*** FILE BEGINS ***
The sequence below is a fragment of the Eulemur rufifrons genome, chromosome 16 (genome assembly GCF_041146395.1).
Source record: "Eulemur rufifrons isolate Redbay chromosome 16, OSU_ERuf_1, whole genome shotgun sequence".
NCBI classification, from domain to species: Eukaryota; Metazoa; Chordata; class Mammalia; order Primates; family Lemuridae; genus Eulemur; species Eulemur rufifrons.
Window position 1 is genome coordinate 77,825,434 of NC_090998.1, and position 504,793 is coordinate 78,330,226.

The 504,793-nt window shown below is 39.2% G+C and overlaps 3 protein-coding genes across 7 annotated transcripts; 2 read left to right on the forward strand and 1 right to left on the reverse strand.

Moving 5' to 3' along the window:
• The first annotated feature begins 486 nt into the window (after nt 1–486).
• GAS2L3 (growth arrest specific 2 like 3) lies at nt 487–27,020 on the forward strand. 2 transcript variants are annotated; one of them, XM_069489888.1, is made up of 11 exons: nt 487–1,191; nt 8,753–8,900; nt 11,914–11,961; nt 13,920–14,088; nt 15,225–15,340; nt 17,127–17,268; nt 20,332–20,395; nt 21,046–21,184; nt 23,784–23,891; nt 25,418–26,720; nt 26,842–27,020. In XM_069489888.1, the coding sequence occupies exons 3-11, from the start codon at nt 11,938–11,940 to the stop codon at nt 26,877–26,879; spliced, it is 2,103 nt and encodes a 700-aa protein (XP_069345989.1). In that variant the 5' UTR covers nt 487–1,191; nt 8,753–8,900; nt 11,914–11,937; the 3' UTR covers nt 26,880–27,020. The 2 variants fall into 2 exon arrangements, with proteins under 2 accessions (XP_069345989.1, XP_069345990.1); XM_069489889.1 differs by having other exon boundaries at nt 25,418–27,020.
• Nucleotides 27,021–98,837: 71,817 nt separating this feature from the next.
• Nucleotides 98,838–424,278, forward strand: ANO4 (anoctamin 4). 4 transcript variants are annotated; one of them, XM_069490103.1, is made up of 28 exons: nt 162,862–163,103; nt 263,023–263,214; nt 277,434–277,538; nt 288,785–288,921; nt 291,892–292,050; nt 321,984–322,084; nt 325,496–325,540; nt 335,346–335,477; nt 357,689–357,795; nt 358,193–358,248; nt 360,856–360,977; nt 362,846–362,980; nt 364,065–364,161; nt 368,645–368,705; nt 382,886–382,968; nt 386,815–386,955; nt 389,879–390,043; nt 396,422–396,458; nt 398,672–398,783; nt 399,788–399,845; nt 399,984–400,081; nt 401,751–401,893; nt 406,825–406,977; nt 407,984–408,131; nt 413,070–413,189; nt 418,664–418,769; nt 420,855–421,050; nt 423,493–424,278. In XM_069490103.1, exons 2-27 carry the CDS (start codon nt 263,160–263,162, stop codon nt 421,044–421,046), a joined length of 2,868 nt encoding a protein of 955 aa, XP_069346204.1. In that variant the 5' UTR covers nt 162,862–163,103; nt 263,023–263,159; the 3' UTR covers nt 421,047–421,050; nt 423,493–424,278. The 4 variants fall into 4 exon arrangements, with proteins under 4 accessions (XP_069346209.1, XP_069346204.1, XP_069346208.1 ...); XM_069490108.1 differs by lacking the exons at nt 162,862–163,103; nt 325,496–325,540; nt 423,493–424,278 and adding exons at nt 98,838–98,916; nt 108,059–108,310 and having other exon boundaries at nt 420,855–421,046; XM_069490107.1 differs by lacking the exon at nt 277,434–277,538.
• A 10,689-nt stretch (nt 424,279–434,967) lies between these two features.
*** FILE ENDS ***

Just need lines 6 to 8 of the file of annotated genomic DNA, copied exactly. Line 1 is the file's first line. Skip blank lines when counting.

Moving 5' to 3' along the window:
• The first annotated feature begins 486 nt into the window (after nt 1–486).
• GAS2L3 (growth arrest specific 2 like 3) lies at nt 487–27,020 on the forward strand. 2 transcript variants are annotated; one of them, XM_069489888.1, is made up of 11 exons: nt 487–1,191; nt 8,753–8,900; nt 11,914–11,961; nt 13,920–14,088; nt 15,225–15,340; nt 17,127–17,268; nt 20,332–20,395; nt 21,046–21,184; nt 23,784–23,891; nt 25,418–26,720; nt 26,842–27,020. In XM_069489888.1, the coding sequence occupies exons 3-11, from the start codon at nt 11,938–11,940 to the stop codon at nt 26,877–26,879; spliced, it is 2,103 nt and encodes a 700-aa protein (XP_069345989.1). In that variant the 5' UTR covers nt 487–1,191; nt 8,753–8,900; nt 11,914–11,937; the 3' UTR covers nt 26,880–27,020. The 2 variants fall into 2 exon arrangements, with proteins under 2 accessions (XP_069345989.1, XP_069345990.1); XM_069489889.1 differs by having other exon boundaries at nt 25,418–27,020.